History of Dogs: The Origin of Our Best Friend
The history of dogs is a major part of human history too because, after all, they’re our best buds. I mean, can you imagine people without dogs? Surely we’d feel like we were missing a giant piece of our puzzle!
So how exactly did it all start and when? Was it the time of hunter-gathers when the first dog licked a human’s hand (not intending to eat said person’s hand)? Or was it even earlier or much later? Could it be as far back as when Neanderthals and Denisovans still roamed, or as recent as the age of agriculture and exploration?
Because we’re just as interested in our dogs and their history as you are, we’ve decided to let the dog out the bag, so to speak.
History of dogs and humans
Dogs are the first mammal humans ever domesticated. The dog comes before farm animals and before other pets. So, it seems the longer a good friendship lasts, the deeper the bond is etched into our hearts.
Of course, cats are our best friends too. Which is why it can be a challenge to get them to co-exist peacefully (here’s why cats and dogs fight). There’s nothing better than our best buds getting on, so read about introducing a puppy to a cat.
Humans perhaps owe some of our species’ success to this lasting canine companionship. Throughout the eons, dogs have protected us and given us reason to feel stronger, safer and go for gold…or mammoths or something.
In the wilds, this could have meant the difference between a good meal and no meal, or worse, life and death. And in fact, research suggests that dogs and humans’ successful friendship comes from co-evolution. In other words, dogs didn’t just evolve into our friends, dogs and humans evolved together.
Now. when did it all happen…that’s the next question?
When were dogs domesticated?
A recent archaeological DNA study found evidence which points to dogs having been domesticated around 21,000 BC. Scientists have long known dogs evolved from an ancient wolf species, somewhere in Asia or Europe. The study found evidence that suggests the exact location is what we now call Russia.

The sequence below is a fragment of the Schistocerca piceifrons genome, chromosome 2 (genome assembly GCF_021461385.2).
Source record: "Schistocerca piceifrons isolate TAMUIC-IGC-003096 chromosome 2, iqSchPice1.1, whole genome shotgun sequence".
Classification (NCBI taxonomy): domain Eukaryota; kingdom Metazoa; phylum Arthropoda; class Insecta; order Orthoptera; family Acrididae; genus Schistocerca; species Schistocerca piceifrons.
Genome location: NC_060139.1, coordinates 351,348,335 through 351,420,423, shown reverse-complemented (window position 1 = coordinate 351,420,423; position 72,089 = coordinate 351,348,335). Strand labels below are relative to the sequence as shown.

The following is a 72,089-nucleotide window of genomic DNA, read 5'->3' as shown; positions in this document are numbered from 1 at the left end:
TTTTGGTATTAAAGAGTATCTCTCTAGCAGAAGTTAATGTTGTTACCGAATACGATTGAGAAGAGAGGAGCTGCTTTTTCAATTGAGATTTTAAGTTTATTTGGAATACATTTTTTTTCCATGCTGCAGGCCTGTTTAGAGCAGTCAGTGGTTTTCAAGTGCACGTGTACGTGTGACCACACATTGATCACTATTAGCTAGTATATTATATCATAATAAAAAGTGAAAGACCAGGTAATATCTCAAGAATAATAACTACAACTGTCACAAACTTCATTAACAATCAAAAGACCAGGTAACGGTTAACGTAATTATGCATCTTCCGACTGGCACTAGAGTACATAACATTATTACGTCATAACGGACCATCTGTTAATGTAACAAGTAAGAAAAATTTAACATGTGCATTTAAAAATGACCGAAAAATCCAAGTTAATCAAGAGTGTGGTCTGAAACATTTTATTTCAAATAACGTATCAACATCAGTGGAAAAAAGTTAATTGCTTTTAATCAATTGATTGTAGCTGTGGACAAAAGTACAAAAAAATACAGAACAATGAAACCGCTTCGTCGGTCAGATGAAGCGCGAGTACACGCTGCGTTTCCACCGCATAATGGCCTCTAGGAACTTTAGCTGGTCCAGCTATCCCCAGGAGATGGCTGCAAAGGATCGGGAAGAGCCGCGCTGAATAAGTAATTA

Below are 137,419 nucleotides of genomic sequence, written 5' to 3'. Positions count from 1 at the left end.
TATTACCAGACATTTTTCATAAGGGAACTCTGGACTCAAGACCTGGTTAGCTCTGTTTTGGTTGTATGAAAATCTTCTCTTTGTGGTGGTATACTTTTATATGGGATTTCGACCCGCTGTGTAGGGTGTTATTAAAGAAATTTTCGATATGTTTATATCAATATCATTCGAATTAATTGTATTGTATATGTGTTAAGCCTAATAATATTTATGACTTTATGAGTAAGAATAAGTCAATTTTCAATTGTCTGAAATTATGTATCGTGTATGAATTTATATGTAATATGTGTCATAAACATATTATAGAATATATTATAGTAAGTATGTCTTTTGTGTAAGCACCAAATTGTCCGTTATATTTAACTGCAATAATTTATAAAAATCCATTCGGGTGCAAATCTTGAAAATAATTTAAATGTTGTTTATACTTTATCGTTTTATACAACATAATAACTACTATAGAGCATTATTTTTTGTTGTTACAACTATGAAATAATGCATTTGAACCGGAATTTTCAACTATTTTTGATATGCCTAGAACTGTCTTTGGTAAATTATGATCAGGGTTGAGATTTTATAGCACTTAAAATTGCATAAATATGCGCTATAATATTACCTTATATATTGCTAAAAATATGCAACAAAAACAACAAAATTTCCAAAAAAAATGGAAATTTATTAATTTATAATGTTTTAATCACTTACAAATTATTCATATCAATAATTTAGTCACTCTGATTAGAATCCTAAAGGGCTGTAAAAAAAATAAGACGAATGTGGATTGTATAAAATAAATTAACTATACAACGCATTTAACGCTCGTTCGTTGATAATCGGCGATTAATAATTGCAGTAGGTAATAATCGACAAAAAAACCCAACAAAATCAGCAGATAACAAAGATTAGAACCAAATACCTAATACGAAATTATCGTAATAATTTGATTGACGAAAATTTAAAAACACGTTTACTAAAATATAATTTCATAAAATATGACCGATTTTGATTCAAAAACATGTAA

The researchers believe that plummeting ice age temperatures at the time made food scarce. The dwindling number of prey motivated wolves to begin scavenging at human camps.
Scavenging wolves would have tried to fend off competing predators including other wolves in the hope of a better ration of leftovers. Perhaps this was also the start of the modern dog’s urge to protect us.
To this day we still use food motivation to train our perky pups. Speaking of which, here are four puppy training tips you should read.
These wolves who hunted less and spent more time around people would have gradually had the chance to grow tamer. In addition, they developed to cope with new dietary offerings. For example, dogs can process starch, but wolves can’t stomach the stuff. That’s just the way the cookie crumbles.
Some scientists now believe a ‘friendly gene’ is what separated these select wolves from the pack, morphing them into dogs. Here’s why…
Similarities and differences between dogs and wolves
In terms of problem-solving abilities, there’s not much difference between dogs and wolves. What sets dogs apart, even from tame wolves raised in captivity, is the dog’s affection for humans.
Research suggests dogs have a ‘friendly gene’ mutation that makes them hyper affectionate and well adapted to picking up our social cues.
It’s thought this genetic variation is what set some wolves apart from others, helping them become domestic dogs. The same study looks at how a similar genetic variation occurs in some humans causing them to be hyper friendly and trusting.
Could there be a link between this type of genetic mutation (called Williams-Beuren syndrome in humans) and why dogs are so friendly? It’s an exciting question we’ll leave to the scientists to answer in time.
Domestic dog breeds
Nowadays there are as many as 215 domestic dog breeds. But they’re essentially all the same animal. As hilarious as it sounds, a Pug, a Poodle and a Labrador all share the same DNA. The only real difference is selective breeding within a smaller gene pool.
So, while a mutt and a pedigree are both dogs, the difference lies not in their genes, but in the size of their gene pool. Find out more by reading about purebred dogs and how to tell if a dog is purebred.
While dogs have evolved to live in human environments, they do sometimes still need a little TLC – from non-routine vet visits to prescribed medication and unforeseen accidents and hospitalisation. So, get your pooch a dog insurance plan to help you pay these bills and reduce your worries.
History of dogs – over to you
Does your dog still display wild behaviour (like chewing strange things)? Tell us about the funniest, strangest or friendliest antics your pooch gets up to, and share a pic with us on Facebook.